However, it must be noted that CEO’s are partly to blame for some Board members who are skeptical, challenging, and sometimes belligerent.  I have made mistakes myself, and that’s why I want to guide you because there could be deep hazards that await you at the Board room level if you are not prepared.  All of these CEO mistakes are within your control:

  1. Some CEO’s who implode do so because they are not upfront with their Board. They do not tell them the whole story. This is the worst thing you can do.  Tell the good and the bad.  Tell both sides of the story.  Give them the full picture, along with your recommendation.
  1. Some CEO’s are not team players and miss the big picture. If you are part of a larger company, make sure you are not only thinking about the value creation within your unit, but how you can help drive the value in your parent company, and how you can partner with colleague’s running other business units.
  1. You cannot ignore or avoid the Board members. CEO’s in smaller companies and startups may underestimate the Board. You should reach out individually to each Board member and develop a relationship. If you think it is insignificant or not important, you will do this at your own peril.  In a small company, the ‘Board’ may be just one owner.

Leading your Board is an art and a dance.  It is high-pressure and challenging.  And your ability to bring balance and perspective to the discussion will be a constant fight.  There is a reason why I labeled this article: Leading YOUR Board.  In the end, this is Your Board.  As best as you can, control the topics, lead the discussion, listen, and fight for what you believe in!  Try to make your meetings stimulating and productive.  And if you are hitting your targets, the Board will probably even have some fun!

Being the CEO is a unique role, and it takes a special person to put it all together and do it well!  And when you start beating your plan, remember there will always be ups and downs in your performance over time.  And the Board room is filled with Alpha males and Alpha females.  Be smart.  And be humble.


“When you have a great quarter, say little.  Push higher.  Business as usual.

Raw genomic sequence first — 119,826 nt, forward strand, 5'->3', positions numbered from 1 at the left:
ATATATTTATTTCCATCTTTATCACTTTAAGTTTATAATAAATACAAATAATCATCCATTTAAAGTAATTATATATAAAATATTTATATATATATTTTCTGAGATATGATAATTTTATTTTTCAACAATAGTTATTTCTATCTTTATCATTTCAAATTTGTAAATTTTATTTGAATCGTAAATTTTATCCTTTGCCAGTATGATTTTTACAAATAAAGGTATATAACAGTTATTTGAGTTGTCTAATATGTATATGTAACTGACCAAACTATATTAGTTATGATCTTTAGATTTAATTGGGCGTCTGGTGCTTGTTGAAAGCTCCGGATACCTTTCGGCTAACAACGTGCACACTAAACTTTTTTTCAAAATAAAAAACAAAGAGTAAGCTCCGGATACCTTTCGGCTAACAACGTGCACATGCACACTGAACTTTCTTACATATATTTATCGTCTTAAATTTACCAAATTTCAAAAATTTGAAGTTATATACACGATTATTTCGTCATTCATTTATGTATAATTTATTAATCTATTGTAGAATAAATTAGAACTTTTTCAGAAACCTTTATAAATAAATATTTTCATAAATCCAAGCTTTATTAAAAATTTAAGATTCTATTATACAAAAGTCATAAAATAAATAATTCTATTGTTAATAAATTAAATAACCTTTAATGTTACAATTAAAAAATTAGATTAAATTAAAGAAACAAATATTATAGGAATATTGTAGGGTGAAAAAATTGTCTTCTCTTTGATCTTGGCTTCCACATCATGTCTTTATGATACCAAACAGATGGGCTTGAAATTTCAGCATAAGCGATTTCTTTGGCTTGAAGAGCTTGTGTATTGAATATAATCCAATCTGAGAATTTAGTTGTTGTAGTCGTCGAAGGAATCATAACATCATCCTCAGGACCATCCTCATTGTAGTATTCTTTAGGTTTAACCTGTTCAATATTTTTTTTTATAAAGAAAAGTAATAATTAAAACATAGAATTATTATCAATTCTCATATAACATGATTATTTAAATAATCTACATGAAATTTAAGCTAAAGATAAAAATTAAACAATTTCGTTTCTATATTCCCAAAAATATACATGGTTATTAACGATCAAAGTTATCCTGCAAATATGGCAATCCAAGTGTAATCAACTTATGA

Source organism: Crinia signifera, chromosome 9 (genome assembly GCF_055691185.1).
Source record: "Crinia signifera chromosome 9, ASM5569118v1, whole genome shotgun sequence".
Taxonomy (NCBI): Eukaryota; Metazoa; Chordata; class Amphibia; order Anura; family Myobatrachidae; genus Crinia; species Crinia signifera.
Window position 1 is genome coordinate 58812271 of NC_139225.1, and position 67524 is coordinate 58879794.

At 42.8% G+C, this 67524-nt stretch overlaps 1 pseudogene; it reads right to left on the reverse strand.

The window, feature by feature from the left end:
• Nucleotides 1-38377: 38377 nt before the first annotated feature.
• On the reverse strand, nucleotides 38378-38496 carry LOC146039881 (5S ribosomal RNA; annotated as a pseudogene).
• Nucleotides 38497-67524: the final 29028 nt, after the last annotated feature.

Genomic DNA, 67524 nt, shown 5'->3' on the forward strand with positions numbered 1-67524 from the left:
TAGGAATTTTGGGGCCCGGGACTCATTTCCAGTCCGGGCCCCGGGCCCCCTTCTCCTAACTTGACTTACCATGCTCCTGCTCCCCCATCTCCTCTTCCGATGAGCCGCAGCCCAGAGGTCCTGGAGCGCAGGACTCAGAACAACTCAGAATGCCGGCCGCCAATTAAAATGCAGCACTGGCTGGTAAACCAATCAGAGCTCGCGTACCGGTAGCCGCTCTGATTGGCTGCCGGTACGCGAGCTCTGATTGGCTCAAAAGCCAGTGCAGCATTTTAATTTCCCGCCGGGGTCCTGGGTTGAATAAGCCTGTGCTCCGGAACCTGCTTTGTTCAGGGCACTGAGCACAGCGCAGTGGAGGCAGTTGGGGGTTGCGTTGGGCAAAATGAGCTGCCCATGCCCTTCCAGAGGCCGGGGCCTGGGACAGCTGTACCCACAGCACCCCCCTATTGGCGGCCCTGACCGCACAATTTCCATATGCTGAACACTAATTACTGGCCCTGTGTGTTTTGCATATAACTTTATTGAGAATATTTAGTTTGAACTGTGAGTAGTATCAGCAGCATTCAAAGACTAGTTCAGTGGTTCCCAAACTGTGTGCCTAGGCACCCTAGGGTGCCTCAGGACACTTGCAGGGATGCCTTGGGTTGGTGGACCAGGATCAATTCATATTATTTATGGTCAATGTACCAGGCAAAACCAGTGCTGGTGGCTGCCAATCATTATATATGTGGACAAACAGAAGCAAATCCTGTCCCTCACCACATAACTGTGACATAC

When you have a poor quarter, do the same.  But also, have new ideas and be proactive with a sense of urgency.”  

Gary Ross


Bottom line:  Your Board will be reviewing your year-end results and setting priorities and financial targets with you for the coming year.  Have you thought about doing your strategic planning using the Growth Cube format?  It’s a proven, tested tool that can help prioritize your strategies, widen your view of your potential growth opportunities, and help take your business all the way to the top in the coming year!

Ready to explore your potential? 

  1. 1-on-1 Coaching: Gary has implemented the ideas above successfully with his own teams, and he is actively refining them today with his CEO coaching customers. Can we help you implement positive results in your company? Contact Gary directly: gary@inspireyourselftoday.com
  2. Learn at your own pace: Join The Growth Cube Academy – a training school for small business CEOs that includes 20-minute video workshops conducted by Gary that you can listen to at your leisure, and focus in on specific topics.
  3. Think – Order Gary’s book, The Growth Cube, or join Gary’s newsletter and stay up-to-date with new successful models and tools!
  4. Learn more about how Gary is applying these principles real-time in his startup company. Go to www.woundwiseIQ.com and sign up to see a demo or invest in Gary’s AI and imaging analytics software products that help improve patient wound heal